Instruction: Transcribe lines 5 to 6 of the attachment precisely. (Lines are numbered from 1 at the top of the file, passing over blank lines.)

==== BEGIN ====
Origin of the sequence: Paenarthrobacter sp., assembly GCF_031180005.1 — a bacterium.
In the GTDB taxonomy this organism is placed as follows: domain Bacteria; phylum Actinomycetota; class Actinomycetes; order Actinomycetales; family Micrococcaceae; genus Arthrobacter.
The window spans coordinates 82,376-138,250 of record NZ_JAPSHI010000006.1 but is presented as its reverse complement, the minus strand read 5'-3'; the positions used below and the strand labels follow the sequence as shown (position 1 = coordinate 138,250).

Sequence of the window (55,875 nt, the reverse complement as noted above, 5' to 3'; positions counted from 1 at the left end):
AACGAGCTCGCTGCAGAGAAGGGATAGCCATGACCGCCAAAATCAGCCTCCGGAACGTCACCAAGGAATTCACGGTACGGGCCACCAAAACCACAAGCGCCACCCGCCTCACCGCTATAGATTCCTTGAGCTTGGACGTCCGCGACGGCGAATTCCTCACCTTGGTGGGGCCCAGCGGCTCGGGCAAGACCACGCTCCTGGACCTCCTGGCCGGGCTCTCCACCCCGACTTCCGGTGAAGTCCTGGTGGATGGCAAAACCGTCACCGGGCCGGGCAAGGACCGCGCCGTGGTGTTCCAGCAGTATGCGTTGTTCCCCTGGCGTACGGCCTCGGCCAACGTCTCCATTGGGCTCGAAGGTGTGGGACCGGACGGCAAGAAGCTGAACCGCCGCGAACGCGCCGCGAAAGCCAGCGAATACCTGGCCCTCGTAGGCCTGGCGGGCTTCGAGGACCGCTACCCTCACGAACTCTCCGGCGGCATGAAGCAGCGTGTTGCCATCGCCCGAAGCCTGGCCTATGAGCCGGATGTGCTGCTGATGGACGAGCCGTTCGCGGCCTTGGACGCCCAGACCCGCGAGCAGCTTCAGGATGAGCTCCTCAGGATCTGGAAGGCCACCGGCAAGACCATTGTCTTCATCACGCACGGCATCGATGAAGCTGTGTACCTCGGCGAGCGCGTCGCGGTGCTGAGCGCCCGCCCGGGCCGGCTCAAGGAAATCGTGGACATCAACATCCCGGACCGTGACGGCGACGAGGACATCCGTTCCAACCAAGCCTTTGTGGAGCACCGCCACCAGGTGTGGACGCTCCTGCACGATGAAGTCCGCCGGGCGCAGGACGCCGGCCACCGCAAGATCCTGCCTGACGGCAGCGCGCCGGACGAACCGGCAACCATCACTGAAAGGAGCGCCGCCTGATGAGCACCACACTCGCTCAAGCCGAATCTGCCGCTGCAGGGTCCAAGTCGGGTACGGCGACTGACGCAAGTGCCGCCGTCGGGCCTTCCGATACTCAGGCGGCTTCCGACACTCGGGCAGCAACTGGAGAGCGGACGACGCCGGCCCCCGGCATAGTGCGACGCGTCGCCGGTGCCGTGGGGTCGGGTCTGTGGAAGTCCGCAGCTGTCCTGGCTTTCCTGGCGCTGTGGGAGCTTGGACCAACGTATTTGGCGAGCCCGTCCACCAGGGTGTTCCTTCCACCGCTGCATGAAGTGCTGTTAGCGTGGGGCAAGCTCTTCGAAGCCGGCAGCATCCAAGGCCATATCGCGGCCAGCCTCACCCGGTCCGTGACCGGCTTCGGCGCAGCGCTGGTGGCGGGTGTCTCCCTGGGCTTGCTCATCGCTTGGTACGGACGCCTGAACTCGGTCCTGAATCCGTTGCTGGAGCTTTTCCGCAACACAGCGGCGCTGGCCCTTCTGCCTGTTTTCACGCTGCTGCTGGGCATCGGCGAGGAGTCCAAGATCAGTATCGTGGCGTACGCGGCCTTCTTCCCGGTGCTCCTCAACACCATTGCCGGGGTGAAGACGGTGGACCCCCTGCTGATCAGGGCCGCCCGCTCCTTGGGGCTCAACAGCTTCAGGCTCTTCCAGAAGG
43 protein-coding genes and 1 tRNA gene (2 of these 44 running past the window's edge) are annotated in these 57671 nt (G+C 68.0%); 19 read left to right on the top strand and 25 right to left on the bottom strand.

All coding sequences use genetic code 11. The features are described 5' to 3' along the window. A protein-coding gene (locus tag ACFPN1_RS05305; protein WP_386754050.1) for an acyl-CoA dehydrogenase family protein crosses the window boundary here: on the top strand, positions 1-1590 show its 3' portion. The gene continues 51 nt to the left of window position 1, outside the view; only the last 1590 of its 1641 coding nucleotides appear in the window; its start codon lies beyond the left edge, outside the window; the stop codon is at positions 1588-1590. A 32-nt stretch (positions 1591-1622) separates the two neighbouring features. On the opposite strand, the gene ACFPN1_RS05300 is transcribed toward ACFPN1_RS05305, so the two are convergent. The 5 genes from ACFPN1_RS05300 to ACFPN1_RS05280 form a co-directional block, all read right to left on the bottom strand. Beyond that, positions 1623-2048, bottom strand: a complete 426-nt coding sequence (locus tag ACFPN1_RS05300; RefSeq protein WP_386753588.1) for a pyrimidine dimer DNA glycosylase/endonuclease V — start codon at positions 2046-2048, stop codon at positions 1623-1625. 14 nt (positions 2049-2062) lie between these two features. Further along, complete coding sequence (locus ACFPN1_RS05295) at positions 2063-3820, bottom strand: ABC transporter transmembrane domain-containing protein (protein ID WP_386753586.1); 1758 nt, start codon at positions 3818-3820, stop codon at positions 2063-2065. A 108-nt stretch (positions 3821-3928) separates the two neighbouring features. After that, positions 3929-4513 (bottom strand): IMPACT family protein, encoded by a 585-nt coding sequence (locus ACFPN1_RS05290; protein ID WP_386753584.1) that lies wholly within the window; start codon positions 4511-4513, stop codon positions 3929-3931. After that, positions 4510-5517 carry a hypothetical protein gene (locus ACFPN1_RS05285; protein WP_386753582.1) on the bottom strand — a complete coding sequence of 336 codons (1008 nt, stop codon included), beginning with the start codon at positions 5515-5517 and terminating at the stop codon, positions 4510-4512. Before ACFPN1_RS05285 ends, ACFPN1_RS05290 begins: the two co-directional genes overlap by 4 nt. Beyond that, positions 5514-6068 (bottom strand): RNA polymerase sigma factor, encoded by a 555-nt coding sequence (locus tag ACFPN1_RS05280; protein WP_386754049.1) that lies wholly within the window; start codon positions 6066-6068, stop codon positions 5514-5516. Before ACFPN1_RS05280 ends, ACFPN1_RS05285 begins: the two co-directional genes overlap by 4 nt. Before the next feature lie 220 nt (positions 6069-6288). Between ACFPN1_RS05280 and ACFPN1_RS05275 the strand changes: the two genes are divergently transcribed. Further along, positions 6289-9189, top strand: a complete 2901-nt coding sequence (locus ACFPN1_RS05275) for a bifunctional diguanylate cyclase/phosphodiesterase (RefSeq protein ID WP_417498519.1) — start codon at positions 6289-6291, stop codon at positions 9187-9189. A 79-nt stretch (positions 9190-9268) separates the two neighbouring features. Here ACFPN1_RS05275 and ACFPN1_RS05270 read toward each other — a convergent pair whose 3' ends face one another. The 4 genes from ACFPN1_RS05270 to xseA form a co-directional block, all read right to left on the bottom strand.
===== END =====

AACGAGCTCGCTGCAGAGAAGGGATAGCCATGACCGCCAAAATCAGCCTCCGGAACGTCACCAAGGAATTCACGGTACGGGCCACCAAAACCACAAGCGCCACCCGCCTCACCGCTATAGATTCCTTGAGCTTGGACGTCCGCGACGGCGAATTCCTCACCTTGGTGGGGCCCAGCGGCTCGGGCAAGACCACGCTCCTGGACCTCCTGGCCGGGCTCTCCACCCCGACTTCCGGTGAAGTCCTGGTGGATGGCAAAACCGTCACCGGGCCGGGCAAGGACCGCGCCGTGGTGTTCCAGCAGTATGCGTTGTTCCCCTGGCGTACGGCCTCGGCCAACGTCTCCATTGGGCTCGAAGGTGTGGGACCGGACGGCAAGAAGCTGAACCGCCGCGAACGCGCCGCGAAAGCCAGCGAATACCTGGCCCTCGTAGGCCTGGCGGGCTTCGAGGACCGCTACCCTCACGAACTCTCCGGCGGCATGAAGCAGCGTGTTGCCATCGCCCGAAGCCTGGCCTATGAGCCGGATGTGCTGCTGATGGACGAGCCGTTCGCGGCCTTGGACGCCCAGACCCGCGAGCAGCTTCAGGATGAGCTCCTCAGGATCTGGAAGGCCACCGGCAAGACCATTGTCTTCATCACGCACGGCATCGATGAAGCTGTGTACCTCGGCGAGCGCGTCGCGGTGCTGAGCGCCCGCCCGGGCCGGCTCAAGGAAATCGTGGACATCAACATCCCGGACCGTGACGGCGACGAGGACATCCGTTCCAACCAAGCCTTTGTGGAGCACCGCCACCAGGTGTGGACGCTCCTGCACGATGAAGTCCGCCGGGCGCAGGACGCCGGCCACCGCAAGATCCTGCCTGACGGCAGCGCGCCGGACGAACCGGCAACCATCACTGAAAGGAGCGCCGCCTGATGAGCACCACACTCGCTCAAGCCGAATCTGCCGCTGCAGGGTCCAAGTCGGGTACGGCGACTGACGCAAGTGCCGCCGTCGGGCCTTCCGATACTCAGGCGGCTTCCGACACTCGGGCAGCAACTGGAGAGCGGACGACGCCGGCCCCCGGCATAGTGCGACGCGTCGCCGGTGCCGTGGGGTCGGGTCTGTGGAAGTCCGCAGCTGTCCTGGCTTTCCTGGCGCTGTGGGAGCTTGGACCAACGTATTTGGCGAGCCCGTCCACCAGGGTGTTCCTTCCACCGCTGCATGAAGTGCTGTTAGCGTGGGGCAAGCTCTTCGAAGCCGGCAGCATCCAAGGCCATATCGCGGCCAGCCTCACCCGGTCCGTGACCGGCTTCGGCGCAGCGCTGGTGGCGGGTGTCTCCCTGGGCTTGCTCATCGCTTGGTACGGACGCCTGAACTCGGTCCTGAATCCGTTGCTGGAGCTTTTCCGCAACACAGCGGCGCTGGCCCTTCTGCCTGTTTTCACGCTGCTGCTGGGCATCGGCGAGGAGTCCAAGATCAGTATCGTGGCGTACGCGGCCTTCTTCCCGGTGCTCCTCAACACCATTGCCGGGGTGAAGACGGTGGACCCCCTGCTGATCAGGGCCGCCCGCTCCTTGGGGCTCAACAGCTTCAGGCTCTTCCAGAAGG
43 protein-coding genes and 1 tRNA gene (2 of these 44 running past the window's edge) are annotated in these 57671 nt (G+C 68.0%); 19 read left to right on the top strand and 25 right to left on the bottom strand.